<clever> because if the game crashed during review, it had to start the review all over again
<clever> but if it randomly opens a secret level selector, thats not a fail :P
<dminuoso> Redefining error behavior, nice!
<clever> and then decades later, people discovered that if you whack the console hard enough, you can open that menu
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<dminuoso> Curious, how would sudden physical acceleration induce cpu exceptions?
<doug16k> capacitors microphoning for one, ringing
<clever> doug16k: in this case, it was whacked hard enough for the cartridge to come loose
<doug16k> physical shock also seriously disrupts crystals
<bslsk05> ​'Why does PUNCHING Sonic 3D trigger a Secret Level Select?' by GameHut (00:03:02)
<doug16k> yeah connector bounce would happen
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<doug16k> I was thinking more along the lines of the the balding guy that smashed his keyboard 3x with his fist, then hit the monitor with the keyboard
<doug16k> I had a friend run over and rip out Street Fighter II and cave in one side from smashing it on his knee. worked fine
<doug16k> the whole back of the cartridge was gone, just board
<doug16k> near the middle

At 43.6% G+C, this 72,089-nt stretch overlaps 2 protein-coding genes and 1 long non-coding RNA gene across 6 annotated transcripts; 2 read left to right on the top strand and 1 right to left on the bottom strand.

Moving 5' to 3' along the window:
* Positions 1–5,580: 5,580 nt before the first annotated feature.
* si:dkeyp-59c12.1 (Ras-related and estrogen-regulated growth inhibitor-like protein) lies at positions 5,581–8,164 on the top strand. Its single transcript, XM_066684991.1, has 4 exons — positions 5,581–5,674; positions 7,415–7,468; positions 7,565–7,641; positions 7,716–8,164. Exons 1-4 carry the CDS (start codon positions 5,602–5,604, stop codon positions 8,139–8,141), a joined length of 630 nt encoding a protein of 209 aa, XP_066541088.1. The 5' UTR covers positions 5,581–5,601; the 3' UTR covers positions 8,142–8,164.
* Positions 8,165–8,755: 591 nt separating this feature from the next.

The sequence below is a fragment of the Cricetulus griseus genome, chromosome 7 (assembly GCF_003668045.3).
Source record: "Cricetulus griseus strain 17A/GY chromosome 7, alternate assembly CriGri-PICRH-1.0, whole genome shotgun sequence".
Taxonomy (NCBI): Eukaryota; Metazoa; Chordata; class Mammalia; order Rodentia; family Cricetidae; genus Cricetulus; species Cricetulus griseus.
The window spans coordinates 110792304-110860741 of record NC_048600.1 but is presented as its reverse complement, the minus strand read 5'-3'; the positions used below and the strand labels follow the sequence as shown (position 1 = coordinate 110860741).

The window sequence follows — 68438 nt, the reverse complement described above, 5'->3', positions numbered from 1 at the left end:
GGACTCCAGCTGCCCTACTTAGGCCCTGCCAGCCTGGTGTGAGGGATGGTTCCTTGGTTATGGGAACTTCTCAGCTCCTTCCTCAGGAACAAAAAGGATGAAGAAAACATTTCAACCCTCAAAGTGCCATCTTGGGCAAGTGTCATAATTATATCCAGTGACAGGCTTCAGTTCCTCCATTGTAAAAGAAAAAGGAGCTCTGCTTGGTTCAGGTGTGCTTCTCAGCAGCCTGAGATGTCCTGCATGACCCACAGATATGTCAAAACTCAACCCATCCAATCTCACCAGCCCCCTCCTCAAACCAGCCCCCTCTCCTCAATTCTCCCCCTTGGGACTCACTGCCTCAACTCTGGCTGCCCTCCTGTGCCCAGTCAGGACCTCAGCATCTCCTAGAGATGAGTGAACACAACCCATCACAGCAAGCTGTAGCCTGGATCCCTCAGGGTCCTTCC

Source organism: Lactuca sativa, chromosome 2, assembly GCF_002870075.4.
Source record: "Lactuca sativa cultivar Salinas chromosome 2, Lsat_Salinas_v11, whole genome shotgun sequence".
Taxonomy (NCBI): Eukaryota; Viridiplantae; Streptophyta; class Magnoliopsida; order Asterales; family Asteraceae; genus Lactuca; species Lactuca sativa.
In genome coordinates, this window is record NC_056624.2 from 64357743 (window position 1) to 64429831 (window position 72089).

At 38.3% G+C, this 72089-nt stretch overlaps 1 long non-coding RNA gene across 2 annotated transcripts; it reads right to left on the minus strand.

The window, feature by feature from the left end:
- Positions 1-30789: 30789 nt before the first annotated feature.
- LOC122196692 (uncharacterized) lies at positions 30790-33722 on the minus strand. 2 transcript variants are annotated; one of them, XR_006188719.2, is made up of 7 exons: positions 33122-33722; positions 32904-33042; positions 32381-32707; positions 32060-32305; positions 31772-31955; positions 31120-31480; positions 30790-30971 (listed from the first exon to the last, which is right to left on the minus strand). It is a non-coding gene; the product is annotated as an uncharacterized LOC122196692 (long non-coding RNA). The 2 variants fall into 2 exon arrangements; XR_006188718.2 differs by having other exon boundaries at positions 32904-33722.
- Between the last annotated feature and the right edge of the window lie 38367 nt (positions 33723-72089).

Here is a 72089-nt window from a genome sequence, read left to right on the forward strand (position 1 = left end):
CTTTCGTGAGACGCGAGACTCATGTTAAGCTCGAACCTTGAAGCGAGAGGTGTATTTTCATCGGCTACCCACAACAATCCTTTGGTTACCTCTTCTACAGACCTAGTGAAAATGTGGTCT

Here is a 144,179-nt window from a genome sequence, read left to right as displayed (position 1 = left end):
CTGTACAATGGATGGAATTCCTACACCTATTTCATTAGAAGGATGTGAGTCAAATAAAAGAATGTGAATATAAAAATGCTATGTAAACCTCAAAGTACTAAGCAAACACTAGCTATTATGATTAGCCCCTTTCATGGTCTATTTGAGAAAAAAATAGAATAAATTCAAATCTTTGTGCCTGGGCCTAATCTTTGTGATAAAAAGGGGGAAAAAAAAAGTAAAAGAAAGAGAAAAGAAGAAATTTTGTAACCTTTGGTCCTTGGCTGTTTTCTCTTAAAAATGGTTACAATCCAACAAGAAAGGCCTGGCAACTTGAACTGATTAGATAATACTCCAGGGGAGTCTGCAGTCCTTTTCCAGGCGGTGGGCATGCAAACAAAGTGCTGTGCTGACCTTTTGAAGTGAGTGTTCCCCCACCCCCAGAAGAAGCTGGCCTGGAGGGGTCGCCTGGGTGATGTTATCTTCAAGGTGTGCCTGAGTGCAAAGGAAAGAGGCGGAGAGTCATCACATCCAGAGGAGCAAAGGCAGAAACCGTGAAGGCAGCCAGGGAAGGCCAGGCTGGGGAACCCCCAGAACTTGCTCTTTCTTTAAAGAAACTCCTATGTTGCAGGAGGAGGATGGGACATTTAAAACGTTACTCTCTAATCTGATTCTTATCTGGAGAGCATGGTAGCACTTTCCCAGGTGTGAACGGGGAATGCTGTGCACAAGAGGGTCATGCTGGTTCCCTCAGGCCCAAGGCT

<doug16k> makes me wonder what you have to do to it to break a SNES and/or one of its games
<kingoffrance> "have you seen that memory corruption glitch where you can " theres something like that for zelda 3 snes too IIRC...beat it in 15 minutes or something?
<Mutabah> Nothing can beat the shenanigans people have done with Pokemon Yellow in a virtualboy
<Mutabah> (Or whatever that SNES GB cartridge adapter was)
<kingoffrance> super game boy
<kingoffrance> it added color :D
<kingoffrance> before the color game boy existed
<kazinsal> an acquaintance of mine is writing a new cycle-accurate game boy family emulator and they're running into so many bizarre things that some games do
<doug16k> when I imagine hitting a SNES with a sledgehammer, it damages it pretty bad, but also hilariously just pings up in the air and the sledgehammer bounces off it pretty nicely
<kazinsal> 80s/90s game dev was way more of a wild west than a lot of people realize
<Mutabah> A mix of pure magic/engineering... and "it runs, ship it"
<bradd> some early version of final fantasy didn't re-seed the rng if you died. So you had to kill in adifferent order and hope that worked. else you'd never get past the fight
<Mutabah> I once did some RE/decompilation work on Gen3 Pokemon, a whole lot of places where a BL instruction was used where a B was intended
<doug16k> how mad would you be on a processor where the only unconditional branch always sets ra
<doug16k> if you want to reduce the instruction set, get rid of the silly no-ra branch, right? hehe
<bslsk05> ​'How We Solved the Worst Minigame in Zelda's History' by Linkus7 (00:24:32)
<clever> bradd: basically, any loaded entity can call the rng function at any time, potentially multiple times per frame
<doug16k> I am playing with a toy core in verilog where every branch sets ra
<clever> and these crazy guys found a way to reverse the rng function, and discover its current internal seed, based on the random numbers it was outputing, and the total time the game was running
<doug16k> because opcode space is pretty jam packed and I don't want a branch off at some weird value